Security Issues In the AC – After Corona

Advisors should be aware of these threats not only to their own systems but also to their clients. Additionally, Advisors may need to consider that their clients may be on high alert about these scams as well.

Financial advisors have a complex web of security issues to consider on a calm day. Has coronavirus made that more complicated? Maybe. Here are a few key issues to consider when reviewing your security plans while we continue to work from home at least part of the time.

One of the key topics that seems to have been most disruptive at the start of folks working from home is Zoombombing. What is it? ““Zoombombing” is when an uninvited person joins a Zoom meeting. This is usually done in an attempt to gain a few cheap laughs at the expense of the participants. Zoombombers often hurl racial slurs or profanity, or share pornography and other offensive imagery.”[1]

Zoom provides the following tips for “keeping uninvited guests out of your Zoom event.”[2] They include, Avoid using your Personal Meeting ID (PMI) to host public events. Your PMI is basically one continuous meeting and you don’t want randos crashing your personal virtual space after the party’s over. Learn about meeting IDs and how to generate a random meeting. Familiarize yourself with Zoom’s settings and features so you understand how to protect your virtual space when you need to. For example, the Waiting Room is an unbelievably helpful feature for hosts to control who comes and goes.”

Worse, and more private, than a Zoombomb are invasive phishing scams. Experts in the cyberarm of the UK Government Communications Headquarters “have spotted a range of scams and cyber threats that look to take advantage of COVID-19 for their own malicious ends. Attacks include phishing attacks, credential theft, bitcoin and financial fraud, ransomware campaigns and more.”[3]  Security firms, like Zscaler, have found “hacking threats on systems it monitors have increased 15% a month since the beginning of the year, and so far in March they've jumped 20%. The company can see what sort of attacks come through on the networks of its business customers. A growing category of hacks lure victims with the promise of information or protection from COVID-19….”[4]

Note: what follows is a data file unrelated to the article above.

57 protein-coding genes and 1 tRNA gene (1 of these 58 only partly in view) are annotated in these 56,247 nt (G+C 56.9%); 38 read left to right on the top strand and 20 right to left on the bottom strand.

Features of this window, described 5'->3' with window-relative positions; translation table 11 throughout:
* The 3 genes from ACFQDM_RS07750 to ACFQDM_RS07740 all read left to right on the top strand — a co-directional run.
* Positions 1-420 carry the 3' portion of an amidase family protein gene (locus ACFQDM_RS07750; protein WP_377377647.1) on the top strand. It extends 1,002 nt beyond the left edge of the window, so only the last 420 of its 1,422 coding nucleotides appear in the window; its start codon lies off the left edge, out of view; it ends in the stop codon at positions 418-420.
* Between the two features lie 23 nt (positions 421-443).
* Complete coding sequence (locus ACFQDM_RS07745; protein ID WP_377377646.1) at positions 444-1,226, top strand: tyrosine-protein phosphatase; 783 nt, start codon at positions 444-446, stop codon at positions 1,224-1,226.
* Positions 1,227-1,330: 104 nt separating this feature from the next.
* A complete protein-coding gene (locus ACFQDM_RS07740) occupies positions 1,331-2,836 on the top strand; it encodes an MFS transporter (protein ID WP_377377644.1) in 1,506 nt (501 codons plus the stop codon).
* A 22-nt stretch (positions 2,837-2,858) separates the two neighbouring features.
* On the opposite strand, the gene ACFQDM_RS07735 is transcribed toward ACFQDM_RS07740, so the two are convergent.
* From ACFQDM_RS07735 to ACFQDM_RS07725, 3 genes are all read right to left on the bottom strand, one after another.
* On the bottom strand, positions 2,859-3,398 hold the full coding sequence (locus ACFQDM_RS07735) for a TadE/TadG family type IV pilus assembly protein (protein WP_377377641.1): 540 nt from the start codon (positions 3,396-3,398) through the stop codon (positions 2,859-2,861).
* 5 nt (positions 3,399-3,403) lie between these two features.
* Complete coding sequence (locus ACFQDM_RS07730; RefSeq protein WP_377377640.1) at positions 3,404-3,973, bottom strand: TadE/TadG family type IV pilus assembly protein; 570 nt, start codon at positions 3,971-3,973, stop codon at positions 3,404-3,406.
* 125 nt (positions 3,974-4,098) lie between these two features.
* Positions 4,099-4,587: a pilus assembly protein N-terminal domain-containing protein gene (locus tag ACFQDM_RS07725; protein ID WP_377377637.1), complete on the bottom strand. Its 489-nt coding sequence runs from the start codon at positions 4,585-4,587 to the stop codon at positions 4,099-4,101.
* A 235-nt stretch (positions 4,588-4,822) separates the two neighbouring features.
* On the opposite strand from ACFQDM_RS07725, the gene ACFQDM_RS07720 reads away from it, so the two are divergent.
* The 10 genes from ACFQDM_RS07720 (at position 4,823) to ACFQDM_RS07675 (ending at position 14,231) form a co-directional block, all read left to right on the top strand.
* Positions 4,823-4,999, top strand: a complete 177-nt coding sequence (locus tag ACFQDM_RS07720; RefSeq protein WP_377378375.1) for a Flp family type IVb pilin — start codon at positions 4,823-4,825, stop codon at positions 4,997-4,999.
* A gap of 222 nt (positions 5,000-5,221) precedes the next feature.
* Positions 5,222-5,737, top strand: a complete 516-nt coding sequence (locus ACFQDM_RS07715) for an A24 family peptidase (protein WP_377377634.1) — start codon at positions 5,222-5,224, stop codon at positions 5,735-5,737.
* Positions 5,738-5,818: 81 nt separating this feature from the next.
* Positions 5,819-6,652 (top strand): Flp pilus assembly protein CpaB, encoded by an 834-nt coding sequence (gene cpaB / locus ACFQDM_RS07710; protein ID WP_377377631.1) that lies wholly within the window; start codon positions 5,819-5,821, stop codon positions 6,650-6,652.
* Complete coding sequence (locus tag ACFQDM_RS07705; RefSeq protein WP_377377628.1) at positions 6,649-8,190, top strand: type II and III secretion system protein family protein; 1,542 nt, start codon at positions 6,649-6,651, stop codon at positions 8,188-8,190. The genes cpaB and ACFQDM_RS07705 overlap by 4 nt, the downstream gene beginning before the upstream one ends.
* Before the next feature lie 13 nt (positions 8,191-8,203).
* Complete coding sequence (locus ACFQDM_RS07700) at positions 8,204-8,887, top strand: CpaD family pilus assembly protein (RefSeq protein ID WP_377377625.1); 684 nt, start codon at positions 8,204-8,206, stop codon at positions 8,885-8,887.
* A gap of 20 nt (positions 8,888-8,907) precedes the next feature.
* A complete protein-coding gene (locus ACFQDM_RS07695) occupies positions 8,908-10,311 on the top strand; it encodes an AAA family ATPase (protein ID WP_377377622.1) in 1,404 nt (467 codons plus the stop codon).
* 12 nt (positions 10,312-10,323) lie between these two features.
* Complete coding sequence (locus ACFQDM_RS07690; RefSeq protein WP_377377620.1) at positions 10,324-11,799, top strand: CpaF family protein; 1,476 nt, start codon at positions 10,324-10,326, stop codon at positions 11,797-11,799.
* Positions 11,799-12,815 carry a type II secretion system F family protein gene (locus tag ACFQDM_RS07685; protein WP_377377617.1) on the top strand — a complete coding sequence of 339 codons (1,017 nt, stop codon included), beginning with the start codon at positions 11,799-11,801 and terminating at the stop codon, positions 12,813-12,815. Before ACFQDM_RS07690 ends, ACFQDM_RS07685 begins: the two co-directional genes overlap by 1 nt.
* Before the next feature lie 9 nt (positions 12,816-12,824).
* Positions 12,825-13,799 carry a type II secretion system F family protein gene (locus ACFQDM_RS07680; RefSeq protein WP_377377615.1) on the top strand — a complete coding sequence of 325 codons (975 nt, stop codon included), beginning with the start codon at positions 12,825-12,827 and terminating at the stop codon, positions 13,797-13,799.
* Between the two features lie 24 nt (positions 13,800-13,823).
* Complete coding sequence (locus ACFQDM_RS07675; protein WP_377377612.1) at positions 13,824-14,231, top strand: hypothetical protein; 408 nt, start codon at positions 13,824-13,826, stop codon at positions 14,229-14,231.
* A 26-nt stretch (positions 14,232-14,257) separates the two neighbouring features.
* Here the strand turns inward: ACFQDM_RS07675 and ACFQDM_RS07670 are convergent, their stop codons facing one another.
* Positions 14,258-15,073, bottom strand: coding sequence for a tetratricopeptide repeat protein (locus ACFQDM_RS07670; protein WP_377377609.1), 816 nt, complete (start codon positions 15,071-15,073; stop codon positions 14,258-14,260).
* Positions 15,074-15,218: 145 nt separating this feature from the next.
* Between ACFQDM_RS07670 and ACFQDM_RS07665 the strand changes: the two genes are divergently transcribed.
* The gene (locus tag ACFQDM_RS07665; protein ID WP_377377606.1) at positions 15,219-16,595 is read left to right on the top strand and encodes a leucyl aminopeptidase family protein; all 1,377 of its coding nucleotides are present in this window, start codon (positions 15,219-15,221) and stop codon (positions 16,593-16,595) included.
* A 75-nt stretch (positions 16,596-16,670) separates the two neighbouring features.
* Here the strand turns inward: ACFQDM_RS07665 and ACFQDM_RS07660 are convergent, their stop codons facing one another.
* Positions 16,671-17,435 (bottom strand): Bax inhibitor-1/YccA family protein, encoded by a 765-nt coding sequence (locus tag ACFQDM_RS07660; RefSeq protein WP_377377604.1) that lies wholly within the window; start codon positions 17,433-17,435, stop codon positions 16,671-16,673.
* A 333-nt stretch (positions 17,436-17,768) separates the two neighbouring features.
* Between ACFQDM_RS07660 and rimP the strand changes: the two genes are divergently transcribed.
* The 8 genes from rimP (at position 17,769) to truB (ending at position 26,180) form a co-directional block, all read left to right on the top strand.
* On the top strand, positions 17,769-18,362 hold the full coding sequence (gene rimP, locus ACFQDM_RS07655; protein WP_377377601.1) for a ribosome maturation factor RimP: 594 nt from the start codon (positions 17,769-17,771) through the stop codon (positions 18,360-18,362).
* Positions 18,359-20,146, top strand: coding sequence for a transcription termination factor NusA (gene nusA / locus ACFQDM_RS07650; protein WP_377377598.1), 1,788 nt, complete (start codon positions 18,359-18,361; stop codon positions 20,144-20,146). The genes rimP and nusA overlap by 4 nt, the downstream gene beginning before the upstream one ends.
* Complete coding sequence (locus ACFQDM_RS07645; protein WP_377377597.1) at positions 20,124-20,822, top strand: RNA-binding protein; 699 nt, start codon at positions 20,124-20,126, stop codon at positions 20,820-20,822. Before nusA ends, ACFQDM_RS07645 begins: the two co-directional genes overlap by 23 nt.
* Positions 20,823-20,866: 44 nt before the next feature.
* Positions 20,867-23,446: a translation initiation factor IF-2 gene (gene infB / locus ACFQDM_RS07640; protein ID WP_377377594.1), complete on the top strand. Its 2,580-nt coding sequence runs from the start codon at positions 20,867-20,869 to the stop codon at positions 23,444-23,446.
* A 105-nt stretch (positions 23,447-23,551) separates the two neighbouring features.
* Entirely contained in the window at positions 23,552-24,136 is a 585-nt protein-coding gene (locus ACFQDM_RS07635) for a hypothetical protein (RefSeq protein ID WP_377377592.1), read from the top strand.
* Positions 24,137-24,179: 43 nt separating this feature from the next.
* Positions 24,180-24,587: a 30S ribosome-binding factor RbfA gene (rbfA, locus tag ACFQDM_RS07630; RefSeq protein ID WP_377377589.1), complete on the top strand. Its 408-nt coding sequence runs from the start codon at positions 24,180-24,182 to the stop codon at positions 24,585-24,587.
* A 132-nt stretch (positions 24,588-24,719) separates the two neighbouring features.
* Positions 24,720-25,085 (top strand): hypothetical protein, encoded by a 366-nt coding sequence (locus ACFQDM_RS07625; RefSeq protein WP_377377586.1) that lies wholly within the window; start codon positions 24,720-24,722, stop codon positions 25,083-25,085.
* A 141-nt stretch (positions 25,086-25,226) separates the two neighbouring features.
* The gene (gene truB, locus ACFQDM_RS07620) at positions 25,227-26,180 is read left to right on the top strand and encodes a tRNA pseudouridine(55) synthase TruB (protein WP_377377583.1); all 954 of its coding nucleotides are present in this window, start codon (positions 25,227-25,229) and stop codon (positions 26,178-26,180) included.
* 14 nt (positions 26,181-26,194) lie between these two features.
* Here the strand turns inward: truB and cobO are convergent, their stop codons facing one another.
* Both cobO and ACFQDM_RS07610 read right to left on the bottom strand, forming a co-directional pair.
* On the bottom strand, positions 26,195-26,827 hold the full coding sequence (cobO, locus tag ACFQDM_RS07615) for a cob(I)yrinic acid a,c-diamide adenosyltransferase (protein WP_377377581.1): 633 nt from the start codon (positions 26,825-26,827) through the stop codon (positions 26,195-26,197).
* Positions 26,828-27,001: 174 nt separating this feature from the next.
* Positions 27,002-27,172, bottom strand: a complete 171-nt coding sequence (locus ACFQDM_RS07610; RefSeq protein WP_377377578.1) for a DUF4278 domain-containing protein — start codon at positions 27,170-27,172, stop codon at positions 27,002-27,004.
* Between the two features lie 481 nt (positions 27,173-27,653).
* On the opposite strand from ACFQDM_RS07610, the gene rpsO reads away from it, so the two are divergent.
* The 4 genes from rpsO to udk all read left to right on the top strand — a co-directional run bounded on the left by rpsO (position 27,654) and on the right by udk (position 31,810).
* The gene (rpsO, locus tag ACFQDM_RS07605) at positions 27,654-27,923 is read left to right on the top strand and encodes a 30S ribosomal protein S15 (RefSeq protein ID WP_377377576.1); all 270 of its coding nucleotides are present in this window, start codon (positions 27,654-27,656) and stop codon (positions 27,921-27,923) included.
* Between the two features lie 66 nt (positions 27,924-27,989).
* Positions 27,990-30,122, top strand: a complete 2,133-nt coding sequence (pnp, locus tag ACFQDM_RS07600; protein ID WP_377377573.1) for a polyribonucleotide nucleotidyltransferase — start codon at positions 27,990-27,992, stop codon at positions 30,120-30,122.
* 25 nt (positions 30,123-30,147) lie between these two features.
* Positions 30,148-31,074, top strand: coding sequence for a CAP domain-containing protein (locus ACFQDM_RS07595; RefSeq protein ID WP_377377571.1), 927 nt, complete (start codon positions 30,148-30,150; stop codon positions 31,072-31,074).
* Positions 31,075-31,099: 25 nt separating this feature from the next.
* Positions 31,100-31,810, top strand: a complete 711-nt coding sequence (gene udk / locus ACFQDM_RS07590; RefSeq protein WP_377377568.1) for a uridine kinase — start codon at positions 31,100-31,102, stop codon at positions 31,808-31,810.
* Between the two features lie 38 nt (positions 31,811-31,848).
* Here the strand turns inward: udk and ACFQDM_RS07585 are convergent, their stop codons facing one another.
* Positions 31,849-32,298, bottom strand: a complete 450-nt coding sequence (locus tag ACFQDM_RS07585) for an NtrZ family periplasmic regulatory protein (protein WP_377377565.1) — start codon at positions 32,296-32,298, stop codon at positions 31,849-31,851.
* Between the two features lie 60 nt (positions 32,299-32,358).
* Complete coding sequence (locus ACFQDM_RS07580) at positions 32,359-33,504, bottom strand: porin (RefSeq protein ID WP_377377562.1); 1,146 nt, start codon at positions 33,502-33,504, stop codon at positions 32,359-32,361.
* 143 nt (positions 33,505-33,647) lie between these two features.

In fact, Zoom may be the subject of some of those phishing scams.  New phishing scam emails target the tools used by remote workers, “including fake requests to reset virtual private network (VPN) accounts, Zoom video conferencing accounts with faked sign-in pages, or accepting an incoming “chat” request from colleagues on supposedly corporate messaging systems.” Experts note that while scam emails often spoof  a corporate colleague’s email address, that rate has drastically increased – from about 12 to 60%. [5]

Advisors should be aware of these threats not only to their own systems but also to their clients. Additionally, Advisors may need to consider that their clients may be on high alert about these scams as well. As we said back in December of 2017,[6] the best way to make sure your communications don’t trigger the same alarms as scam ones “may be what you are already doing. Many consumer protection advocates urge consumers to verify that a financial advisor is licensed, so ensuring that your communications always indicate your licensing is vital. Cold Calls and Telephone scams continue. Even though you’d think most folks are savvy enough to not make friends with strangers selling investments on the phone, people still get lured in.”

We also urged financial advisors to stay away from urgent messages. “Additionally, financial scams often involve rushed or hurried opportunities. While good marketing is timely, relevant and compelling, it shouldn’t require immediate action by a client or their employee. Make sure that your call to action at the end of your newsletter aims more towards thoughtful action than harried response.”







These articles are prepared for general purposes and are not intended to provide advice or encourage specific behavior. Before taking any action, Advisors and Plan Sponsors should consult with their compliance, finance and legal teams.

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